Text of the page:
[A] Fed rate cut won’t stimulate the economy. That’s because lending institutions, fearing their portfolios are far riskier than they assumed several months ago, won’t lend lots more just because the Fed lowers interest rates. Average consumers are already so deep in debt — record levels of mortgage debt, bank debt, and credit-card debt — they can’t borrow much more, anyway.

Menzie Chinn (U. Wisconsin) looks at these and other worries by going back to the textbook channels through which monetary policy works, concluding:

In answer to the question of which sector can fulfill the role previously filled by housing, I would say the only candidate is net exports. The decline in the Fed Funds rate has led to a depreciation of the dollar. In the future, net exports will be higher than they otherwise would be. However, the behavior of net exports, unlike other components of aggregate demand, depends substantially on what happens in other economies. If policy rates decline in the UK, the euro area, and elsewhere, additional declines of the dollar might not occur. (And as I’ve pointed out before, if rest-of-world GDP growth declines (as seems likely [2]), then net exports might decline even with a weakened dollar).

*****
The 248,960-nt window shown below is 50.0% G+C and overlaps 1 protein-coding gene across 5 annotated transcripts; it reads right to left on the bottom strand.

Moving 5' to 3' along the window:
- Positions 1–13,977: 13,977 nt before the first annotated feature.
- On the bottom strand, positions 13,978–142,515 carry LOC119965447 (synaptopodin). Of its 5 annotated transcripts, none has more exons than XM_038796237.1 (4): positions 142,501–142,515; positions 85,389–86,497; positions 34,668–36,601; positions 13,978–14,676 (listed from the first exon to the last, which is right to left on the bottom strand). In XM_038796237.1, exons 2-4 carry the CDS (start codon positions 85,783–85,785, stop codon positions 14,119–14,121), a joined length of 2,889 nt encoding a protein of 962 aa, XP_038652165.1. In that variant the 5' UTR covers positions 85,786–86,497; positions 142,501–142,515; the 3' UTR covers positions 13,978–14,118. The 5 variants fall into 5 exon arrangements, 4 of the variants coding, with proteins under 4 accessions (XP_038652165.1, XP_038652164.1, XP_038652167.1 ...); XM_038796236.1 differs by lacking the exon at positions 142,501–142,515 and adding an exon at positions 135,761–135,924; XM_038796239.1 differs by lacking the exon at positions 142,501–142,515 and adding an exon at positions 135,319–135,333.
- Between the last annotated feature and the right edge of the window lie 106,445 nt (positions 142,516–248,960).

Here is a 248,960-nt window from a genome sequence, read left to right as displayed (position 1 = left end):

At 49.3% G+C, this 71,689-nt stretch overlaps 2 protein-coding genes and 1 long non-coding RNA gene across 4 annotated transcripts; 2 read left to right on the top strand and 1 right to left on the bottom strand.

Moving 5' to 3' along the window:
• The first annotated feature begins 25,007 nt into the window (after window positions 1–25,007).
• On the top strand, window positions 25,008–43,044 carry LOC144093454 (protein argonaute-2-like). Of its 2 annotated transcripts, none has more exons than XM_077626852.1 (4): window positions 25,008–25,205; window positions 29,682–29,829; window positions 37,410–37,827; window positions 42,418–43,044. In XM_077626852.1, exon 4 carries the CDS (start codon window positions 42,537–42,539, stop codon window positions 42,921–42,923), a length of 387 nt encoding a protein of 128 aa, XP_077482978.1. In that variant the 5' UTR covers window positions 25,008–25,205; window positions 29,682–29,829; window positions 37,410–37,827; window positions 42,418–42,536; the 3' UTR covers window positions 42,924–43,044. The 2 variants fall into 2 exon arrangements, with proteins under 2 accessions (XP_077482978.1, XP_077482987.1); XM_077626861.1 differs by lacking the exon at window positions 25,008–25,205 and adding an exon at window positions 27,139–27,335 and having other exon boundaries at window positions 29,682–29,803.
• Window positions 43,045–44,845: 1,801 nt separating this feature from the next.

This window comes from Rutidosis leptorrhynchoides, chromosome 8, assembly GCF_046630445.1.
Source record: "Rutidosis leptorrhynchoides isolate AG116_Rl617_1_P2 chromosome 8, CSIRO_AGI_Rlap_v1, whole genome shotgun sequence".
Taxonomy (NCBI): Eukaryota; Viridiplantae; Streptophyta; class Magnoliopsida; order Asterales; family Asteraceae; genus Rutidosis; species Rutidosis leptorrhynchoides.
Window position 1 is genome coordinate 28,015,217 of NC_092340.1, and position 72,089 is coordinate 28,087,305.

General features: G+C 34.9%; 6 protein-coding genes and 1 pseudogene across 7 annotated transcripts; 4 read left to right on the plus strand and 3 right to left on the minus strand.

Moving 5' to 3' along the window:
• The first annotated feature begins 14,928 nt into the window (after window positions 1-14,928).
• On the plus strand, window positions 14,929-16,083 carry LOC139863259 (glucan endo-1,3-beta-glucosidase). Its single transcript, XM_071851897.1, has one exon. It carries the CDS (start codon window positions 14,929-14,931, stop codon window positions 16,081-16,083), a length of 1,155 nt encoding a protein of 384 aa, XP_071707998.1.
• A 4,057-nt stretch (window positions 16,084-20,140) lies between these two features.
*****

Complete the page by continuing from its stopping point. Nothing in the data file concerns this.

I think the main point is that the decreases in interest rates, working through the traditional channels, will have a positive impact on components of aggregate demand. With respect to the credit view channels, the impact on lending is going to be quite muted, I think, given the supply of credit is likely to be limited. In fact, I suspect monetary policy will only be mitigating the negative effects of slowing growth and a reduction of perceived asset values working their way through the system.

James Hamilton (U.C. San Diego) is more sanguine, arguing that:

[I]t is hard to imagine that the latest actions by the Fed would fail to have a stimulatory effect.